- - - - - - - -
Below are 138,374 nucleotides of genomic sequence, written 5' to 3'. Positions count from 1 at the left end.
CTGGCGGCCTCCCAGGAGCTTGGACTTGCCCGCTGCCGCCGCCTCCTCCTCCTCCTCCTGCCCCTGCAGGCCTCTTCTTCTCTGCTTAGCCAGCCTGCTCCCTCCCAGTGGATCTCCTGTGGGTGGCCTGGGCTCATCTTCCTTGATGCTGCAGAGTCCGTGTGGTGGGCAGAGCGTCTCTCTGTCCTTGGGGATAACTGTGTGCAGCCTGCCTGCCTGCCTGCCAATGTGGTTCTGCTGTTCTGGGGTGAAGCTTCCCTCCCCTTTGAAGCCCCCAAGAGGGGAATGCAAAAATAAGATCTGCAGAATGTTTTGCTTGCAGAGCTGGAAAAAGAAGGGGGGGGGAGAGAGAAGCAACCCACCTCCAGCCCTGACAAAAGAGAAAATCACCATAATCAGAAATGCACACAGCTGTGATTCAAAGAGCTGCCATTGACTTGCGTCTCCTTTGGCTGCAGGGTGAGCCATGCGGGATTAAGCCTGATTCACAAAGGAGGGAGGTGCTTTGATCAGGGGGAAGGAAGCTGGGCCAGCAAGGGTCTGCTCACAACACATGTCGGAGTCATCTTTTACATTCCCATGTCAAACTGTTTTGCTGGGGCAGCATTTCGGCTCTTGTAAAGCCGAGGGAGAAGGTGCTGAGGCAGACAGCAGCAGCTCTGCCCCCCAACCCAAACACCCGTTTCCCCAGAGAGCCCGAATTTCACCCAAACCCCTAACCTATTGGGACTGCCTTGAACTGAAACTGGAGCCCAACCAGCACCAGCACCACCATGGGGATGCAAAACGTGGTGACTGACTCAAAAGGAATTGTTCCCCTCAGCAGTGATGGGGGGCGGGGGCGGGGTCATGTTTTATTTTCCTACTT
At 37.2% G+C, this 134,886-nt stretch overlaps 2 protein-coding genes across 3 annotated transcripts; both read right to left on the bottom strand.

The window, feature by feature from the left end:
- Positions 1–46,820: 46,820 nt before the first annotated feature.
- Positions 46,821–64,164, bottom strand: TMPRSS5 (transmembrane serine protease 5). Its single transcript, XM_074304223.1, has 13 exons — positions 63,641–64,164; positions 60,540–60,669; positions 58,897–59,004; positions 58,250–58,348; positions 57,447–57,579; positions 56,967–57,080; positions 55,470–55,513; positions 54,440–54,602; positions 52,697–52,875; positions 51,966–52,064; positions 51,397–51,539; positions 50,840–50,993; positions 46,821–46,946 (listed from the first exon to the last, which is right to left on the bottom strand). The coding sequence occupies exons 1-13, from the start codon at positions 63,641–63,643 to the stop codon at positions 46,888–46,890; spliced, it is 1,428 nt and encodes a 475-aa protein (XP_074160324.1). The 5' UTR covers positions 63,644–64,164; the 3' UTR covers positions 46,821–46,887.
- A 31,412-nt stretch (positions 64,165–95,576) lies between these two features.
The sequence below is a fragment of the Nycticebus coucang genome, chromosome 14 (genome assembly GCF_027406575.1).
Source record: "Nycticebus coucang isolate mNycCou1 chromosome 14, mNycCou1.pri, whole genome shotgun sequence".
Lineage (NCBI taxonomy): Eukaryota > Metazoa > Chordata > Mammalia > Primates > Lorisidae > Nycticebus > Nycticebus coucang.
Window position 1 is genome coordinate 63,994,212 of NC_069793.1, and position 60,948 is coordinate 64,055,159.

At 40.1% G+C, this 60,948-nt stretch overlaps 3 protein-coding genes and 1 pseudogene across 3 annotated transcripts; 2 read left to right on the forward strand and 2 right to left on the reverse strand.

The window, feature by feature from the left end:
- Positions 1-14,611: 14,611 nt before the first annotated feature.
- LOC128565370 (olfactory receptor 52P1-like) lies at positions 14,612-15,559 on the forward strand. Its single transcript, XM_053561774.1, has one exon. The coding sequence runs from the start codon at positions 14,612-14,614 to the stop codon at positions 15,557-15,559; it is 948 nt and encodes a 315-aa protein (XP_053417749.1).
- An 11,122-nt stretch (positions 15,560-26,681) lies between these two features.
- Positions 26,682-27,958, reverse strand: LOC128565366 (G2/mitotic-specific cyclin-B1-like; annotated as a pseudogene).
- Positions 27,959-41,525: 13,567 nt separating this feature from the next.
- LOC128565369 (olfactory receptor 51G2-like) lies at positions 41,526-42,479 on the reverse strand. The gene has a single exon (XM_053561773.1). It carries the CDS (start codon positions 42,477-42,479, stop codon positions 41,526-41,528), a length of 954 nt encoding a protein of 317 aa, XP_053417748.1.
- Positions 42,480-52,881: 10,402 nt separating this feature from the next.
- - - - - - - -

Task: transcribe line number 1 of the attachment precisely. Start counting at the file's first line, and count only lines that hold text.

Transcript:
Below are 138,374 nucleotides of genomic sequence, written 5' to 3'. Positions count from 1 at the left end.